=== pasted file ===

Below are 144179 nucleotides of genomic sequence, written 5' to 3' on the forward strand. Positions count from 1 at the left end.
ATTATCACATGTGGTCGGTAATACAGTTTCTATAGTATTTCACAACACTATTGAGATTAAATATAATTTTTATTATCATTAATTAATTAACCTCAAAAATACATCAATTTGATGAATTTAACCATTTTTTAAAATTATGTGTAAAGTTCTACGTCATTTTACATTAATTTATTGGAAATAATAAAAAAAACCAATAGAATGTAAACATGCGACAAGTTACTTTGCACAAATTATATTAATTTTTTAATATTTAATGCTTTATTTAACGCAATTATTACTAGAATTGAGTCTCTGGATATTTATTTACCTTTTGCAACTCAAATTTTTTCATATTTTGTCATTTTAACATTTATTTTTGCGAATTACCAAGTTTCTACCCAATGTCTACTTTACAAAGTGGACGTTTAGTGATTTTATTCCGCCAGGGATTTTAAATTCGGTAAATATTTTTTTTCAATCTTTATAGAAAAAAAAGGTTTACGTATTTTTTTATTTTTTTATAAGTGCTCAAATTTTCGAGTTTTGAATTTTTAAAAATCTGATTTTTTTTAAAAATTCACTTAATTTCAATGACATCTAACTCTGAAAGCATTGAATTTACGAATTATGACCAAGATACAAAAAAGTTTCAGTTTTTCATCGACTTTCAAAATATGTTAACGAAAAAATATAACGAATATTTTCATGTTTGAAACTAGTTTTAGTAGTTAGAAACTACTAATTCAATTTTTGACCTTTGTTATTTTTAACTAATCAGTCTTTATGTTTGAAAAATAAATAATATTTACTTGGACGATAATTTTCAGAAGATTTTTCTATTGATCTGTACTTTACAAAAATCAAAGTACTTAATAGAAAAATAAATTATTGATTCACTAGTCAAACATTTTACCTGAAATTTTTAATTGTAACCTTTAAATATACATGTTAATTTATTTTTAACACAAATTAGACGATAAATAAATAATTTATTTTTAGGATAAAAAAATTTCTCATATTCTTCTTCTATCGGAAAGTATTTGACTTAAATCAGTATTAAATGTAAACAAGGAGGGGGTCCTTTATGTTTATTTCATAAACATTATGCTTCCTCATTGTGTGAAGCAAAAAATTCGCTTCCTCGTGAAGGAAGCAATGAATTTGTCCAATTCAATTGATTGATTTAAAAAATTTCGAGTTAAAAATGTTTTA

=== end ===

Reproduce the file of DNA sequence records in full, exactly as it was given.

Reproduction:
Below are 144179 nucleotides of genomic sequence, written 5' to 3' on the forward strand. Positions count from 1 at the left end.
ATTATCACATGTGGTCGGTAATACAGTTTCTATAGTATTTCACAACACTATTGAGATTAAATATAATTTTTATTATCATTAATTAATTAACCTCAAAAATACATCAATTTGATGAATTTAACCATTTTTTAAAATTATGTGTAAAGTTCTACGTCATTTTACATTAATTTATTGGAAATAATAAAAAAAACCAATAGAATGTAAACATGCGACAAGTTACTTTGCACAAATTATATTAATTTTTTAATATTTAATGCTTTATTTAACGCAATTATTACTAGAATTGAGTCTCTGGATATTTATTTACCTTTTGCAACTCAAATTTTTTCATATTTTGTCATTTTAACATTTATTTTTGCGAATTACCAAGTTTCTACCCAATGTCTACTTTACAAAGTGGACGTTTAGTGATTTTATTCCGCCAGGGATTTTAAATTCGGTAAATATTTTTTTTCAATCTTTATAGAAAAAAAAGGTTTACGTATTTTTTTATTTTTTTATAAGTGCTCAAATTTTCGAGTTTTGAATTTTTAAAAATCTGATTTTTTTTAAAAATTCACTTAATTTCAATGACATCTAACTCTGAAAGCATTGAATTTACGAATTATGACCAAGATACAAAAAAGTTTCAGTTTTTCATCGACTTTCAAAATATGTTAACGAAAAAATATAACGAATATTTTCATGTTTGAAACTAGTTTTAGTAGTTAGAAACTACTAATTCAATTTTTGACCTTTGTTATTTTTAACTAATCAGTCTTTATGTTTGAAAAATAAATAATATTTACTTGGACGATAATTTTCAGAAGATTTTTCTATTGATCTGTACTTTACAAAAATCAAAGTACTTAATAGAAAAATAAATTATTGATTCACTAGTCAAACATTTTACCTGAAATTTTTAATTGTAACCTTTAAATATACATGTTAATTTATTTTTAACACAAATTAGACGATAAATAAATAATTTATTTTTAGGATAAAAAAATTTCTCATATTCTTCTTCTATCGGAAAGTATTTGACTTAAATCAGTATTAAATGTAAACAAGGAGGGGGTCCTTTATGTTTATTTCATAAACATTATGCTTCCTCATTGTGTGAAGCAAAAAATTCGCTTCCTCGTGAAGGAAGCAATGAATTTGTCCAATTCAATTGATTGATTTAAAAAATTTCGAGTTAAAAATGTTTTA